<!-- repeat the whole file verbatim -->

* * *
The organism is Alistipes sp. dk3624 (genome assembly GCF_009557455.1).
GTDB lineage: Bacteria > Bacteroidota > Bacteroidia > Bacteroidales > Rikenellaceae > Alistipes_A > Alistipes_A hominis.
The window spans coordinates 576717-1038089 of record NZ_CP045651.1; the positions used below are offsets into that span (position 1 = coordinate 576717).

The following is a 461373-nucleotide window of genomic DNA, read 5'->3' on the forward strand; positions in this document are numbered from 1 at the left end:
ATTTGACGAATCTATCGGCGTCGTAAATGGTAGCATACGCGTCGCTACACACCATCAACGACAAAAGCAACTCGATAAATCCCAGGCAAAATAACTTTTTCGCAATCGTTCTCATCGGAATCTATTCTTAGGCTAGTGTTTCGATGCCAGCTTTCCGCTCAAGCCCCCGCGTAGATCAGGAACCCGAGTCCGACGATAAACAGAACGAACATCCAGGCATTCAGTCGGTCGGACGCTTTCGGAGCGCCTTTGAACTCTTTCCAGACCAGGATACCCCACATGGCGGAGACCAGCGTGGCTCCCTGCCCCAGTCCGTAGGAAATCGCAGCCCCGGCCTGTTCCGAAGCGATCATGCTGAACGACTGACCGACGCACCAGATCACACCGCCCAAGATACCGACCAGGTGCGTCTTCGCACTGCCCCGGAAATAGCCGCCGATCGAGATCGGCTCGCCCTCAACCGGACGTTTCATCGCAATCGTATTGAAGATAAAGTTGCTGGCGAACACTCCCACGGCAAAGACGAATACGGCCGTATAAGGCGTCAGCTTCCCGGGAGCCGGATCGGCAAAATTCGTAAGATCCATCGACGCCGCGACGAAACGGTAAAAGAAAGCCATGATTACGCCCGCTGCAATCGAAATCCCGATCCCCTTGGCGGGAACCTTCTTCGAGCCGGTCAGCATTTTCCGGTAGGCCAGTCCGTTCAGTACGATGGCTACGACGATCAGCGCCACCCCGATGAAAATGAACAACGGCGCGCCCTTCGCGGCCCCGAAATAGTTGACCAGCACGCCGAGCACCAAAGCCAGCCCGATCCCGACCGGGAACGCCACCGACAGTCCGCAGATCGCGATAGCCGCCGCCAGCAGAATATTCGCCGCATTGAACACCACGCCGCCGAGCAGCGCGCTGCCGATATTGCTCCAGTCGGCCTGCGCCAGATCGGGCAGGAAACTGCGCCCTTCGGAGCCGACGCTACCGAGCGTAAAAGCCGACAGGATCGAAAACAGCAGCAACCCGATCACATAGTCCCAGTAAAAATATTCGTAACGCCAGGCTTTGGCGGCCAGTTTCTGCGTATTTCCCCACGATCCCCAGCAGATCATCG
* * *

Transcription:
The organism is Alistipes sp. dk3624 (genome assembly GCF_009557455.1).
GTDB lineage: Bacteria > Bacteroidota > Bacteroidia > Bacteroidales > Rikenellaceae > Alistipes_A > Alistipes_A hominis.
The window spans coordinates 576717-1038089 of record NZ_CP045651.1; the positions used below are offsets into that span (position 1 = coordinate 576717).

The following is a 461373-nucleotide window of genomic DNA, read 5'->3' on the forward strand; positions in this document are numbered from 1 at the left end:
ATTTGACGAATCTATCGGCGTCGTAAATGGTAGCATACGCGTCGCTACACACCATCAACGACAAAAGCAACTCGATAAATCCCAGGCAAAATAACTTTTTCGCAATCGTTCTCATCGGAATCTATTCTTAGGCTAGTGTTTCGATGCCAGCTTTCCGCTCAAGCCCCCGCGTAGATCAGGAACCCGAGTCCGACGATAAACAGAACGAACATCCAGGCATTCAGTCGGTCGGACGCTTTCGGAGCGCCTTTGAACTCTTTCCAGACCAGGATACCCCACATGGCGGAGACCAGCGTGGCTCCCTGCCCCAGTCCGTAGGAAATCGCAGCCCCGGCCTGTTCCGAAGCGATCATGCTGAACGACTGACCGACGCACCAGATCACACCGCCCAAGATACCGACCAGGTGCGTCTTCGCACTGCCCCGGAAATAGCCGCCGATCGAGATCGGCTCGCCCTCAACCGGACGTTTCATCGCAATCGTATTGAAGATAAAGTTGCTGGCGAACACTCCCACGGCAAAGACGAATACGGCCGTATAAGGCGTCAGCTTCCCGGGAGCCGGATCGGCAAAATTCGTAAGATCCATCGACGCCGCGACGAAACGGTAAAAGAAAGCCATGATTACGCCCGCTGCAATCGAAATCCCGATCCCCTTGGCGGGAACCTTCTTCGAGCCGGTCAGCATTTTCCGGTAGGCCAGTCCGTTCAGTACGATGGCTACGACGATCAGCGCCACCCCGATGAAAATGAACAACGGCGCGCCCTTCGCGGCCCCGAAATAGTTGACCAGCACGCCGAGCACCAAAGCCAGCCCGATCCCGACCGGGAACGCCACCGACAGTCCGCAGATCGCGATAGCCGCCGCCAGCAGAATATTCGCCGCATTGAACACCACGCCGCCGAGCAGCGCGCTGCCGATATTGCTCCAGTCGGCCTGCGCCAGATCGGGCAGGAAACTGCGCCCTTCGGAGCCGACGCTACCGAGCGTAAAAGCCGACAGGATCGAAAACAGCAGCAACCCGATCACATAGTCCCAGTAAAAATATTCGTAACGCCAGGCTTTGGCGGCCAGTTTCTGCGTATTTCCCCACGATCCCCAGCAGATCATCG